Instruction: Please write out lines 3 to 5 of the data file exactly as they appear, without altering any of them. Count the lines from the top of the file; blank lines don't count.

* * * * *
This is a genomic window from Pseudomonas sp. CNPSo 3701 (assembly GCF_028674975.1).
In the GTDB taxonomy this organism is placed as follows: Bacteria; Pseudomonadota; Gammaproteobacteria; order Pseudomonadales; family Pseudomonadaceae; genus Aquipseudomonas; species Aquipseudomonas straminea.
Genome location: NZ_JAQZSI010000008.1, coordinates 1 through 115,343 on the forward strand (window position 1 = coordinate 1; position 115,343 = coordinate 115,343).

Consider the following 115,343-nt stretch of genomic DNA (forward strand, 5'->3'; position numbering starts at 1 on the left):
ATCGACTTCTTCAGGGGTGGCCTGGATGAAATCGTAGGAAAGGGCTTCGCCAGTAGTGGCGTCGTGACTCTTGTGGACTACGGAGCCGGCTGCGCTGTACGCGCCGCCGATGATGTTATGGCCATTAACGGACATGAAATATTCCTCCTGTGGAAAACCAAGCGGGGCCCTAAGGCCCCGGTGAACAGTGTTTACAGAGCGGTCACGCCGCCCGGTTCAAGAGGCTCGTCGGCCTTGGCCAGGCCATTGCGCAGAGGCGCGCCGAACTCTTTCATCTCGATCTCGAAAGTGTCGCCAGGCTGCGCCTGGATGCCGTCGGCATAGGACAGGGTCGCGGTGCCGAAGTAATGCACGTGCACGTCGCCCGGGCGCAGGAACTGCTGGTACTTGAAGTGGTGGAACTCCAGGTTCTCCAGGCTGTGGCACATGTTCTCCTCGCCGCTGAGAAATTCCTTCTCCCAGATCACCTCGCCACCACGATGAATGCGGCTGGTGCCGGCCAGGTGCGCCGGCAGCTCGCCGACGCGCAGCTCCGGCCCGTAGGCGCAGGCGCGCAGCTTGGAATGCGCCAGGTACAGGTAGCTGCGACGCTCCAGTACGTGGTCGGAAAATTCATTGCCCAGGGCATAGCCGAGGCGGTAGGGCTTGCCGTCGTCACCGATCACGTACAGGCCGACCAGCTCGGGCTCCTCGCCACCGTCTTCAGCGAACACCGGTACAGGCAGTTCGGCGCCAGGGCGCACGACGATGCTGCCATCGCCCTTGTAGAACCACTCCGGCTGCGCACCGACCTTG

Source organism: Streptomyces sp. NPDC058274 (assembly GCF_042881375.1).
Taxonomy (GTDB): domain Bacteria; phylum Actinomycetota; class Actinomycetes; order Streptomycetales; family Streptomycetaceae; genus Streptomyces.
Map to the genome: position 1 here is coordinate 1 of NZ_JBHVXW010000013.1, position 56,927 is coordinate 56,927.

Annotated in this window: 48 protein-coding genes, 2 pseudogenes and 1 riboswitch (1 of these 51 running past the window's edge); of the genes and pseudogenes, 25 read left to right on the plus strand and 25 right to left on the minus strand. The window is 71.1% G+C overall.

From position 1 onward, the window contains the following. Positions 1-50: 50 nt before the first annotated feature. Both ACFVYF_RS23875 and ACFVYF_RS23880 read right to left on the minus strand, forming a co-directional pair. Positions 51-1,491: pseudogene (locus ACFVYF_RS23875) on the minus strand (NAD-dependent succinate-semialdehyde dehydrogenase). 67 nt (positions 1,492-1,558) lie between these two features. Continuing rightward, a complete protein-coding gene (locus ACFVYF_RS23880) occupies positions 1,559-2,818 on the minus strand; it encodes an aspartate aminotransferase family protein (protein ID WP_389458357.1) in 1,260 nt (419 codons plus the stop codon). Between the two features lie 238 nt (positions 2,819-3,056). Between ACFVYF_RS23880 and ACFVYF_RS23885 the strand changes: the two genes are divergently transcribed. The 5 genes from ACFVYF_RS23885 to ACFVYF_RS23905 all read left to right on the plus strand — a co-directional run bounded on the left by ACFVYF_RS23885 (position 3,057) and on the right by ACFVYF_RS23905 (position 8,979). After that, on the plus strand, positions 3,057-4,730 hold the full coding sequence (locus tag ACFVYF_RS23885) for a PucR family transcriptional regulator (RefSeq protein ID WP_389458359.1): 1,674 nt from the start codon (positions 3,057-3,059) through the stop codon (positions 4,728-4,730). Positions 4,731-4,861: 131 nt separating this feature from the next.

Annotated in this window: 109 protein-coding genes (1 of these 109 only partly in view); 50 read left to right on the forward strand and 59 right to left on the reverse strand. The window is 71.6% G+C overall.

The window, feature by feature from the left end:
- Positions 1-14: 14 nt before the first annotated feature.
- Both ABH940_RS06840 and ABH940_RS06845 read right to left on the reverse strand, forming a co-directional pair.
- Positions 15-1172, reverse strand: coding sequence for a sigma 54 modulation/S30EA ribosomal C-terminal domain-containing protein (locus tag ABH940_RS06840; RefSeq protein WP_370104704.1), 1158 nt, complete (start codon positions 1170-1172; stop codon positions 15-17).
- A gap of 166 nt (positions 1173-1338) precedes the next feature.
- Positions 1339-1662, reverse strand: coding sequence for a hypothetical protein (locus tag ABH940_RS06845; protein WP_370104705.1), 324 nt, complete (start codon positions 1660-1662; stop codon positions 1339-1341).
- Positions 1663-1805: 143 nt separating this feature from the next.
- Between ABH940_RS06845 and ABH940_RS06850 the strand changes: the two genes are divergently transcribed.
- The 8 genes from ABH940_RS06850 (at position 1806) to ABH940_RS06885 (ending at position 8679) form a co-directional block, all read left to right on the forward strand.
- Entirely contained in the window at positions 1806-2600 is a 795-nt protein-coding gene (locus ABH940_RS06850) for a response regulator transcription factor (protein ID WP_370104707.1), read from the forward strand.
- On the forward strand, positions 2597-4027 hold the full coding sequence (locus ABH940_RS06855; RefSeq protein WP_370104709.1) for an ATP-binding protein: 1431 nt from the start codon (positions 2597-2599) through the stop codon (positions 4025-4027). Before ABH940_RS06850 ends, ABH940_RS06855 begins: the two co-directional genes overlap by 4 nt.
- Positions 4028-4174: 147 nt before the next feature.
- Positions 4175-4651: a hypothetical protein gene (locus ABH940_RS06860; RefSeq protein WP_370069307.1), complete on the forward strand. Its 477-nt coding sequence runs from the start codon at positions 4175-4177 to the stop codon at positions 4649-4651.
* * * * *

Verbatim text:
Genome location: NZ_JAQZSI010000008.1, coordinates 1 through 115,343 on the forward strand (window position 1 = coordinate 1; position 115,343 = coordinate 115,343).

Consider the following 115,343-nt stretch of genomic DNA (forward strand, 5'->3'; position numbering starts at 1 on the left):
ATCGACTTCTTCAGGGGTGGCCTGGATGAAATCGTAGGAAAGGGCTTCGCCAGTAGTGGCGTCGTGACTCTTGTGGACTACGGAGCCGGCTGCGCTGTACGCGCCGCCGATGATGTTATGGCCATTAACGGACATGAAATATTCCTCCTGTGGAAAACCAAGCGGGGCCCTAAGGCCCCGGTGAACAGTGTTTACAGAGCGGTCACGCCGCCCGGTTCAAGAGGCTCGTCGGCCTTGGCCAGGCCATTGCGCAGAGGCGCGCCGAACTCTTTCATCTCGATCTCGAAAGTGTCGCCAGGCTGCGCCTGGATGCCGTCGGCATAGGACAGGGTCGCGGTGCCGAAGTAATGCACGTGCACGTCGCCCGGGCGCAGGAACTGCTGGTACTTGAAGTGGTGGAACTCCAGGTTCTCCAGGCTGTGGCACATGTTCTCCTCGCCGCTGAGAAATTCCTTCTCCCAGATCACCTCGCCACCACGATGAATGCGGCTGGTGCCGGCCAGGTGCGCCGGCAGCTCGCCGACGCGCAGCTCCGGCCCGTAGGCGCAGGCGCGCAGCTTGGAATGCGCCAGGTACAGGTAGCTGCGACGCTCCAGTACGTGGTCGGAAAATTCATTGCCCAGGGCATAGCCGAGGCGGTAGGGCTTGCCGTCGTCACCGATCACGTACAGGCCGACCAGCTCGGGCTCCTCGCCACCGTCTTCAGCGAACACCGGTACAGGCAGTTCGGCGCCAGGGCGCACGACGATGCTGCCATCGCCCTTGTAGAACCACTCCGGCTGCGCACCGACCTTG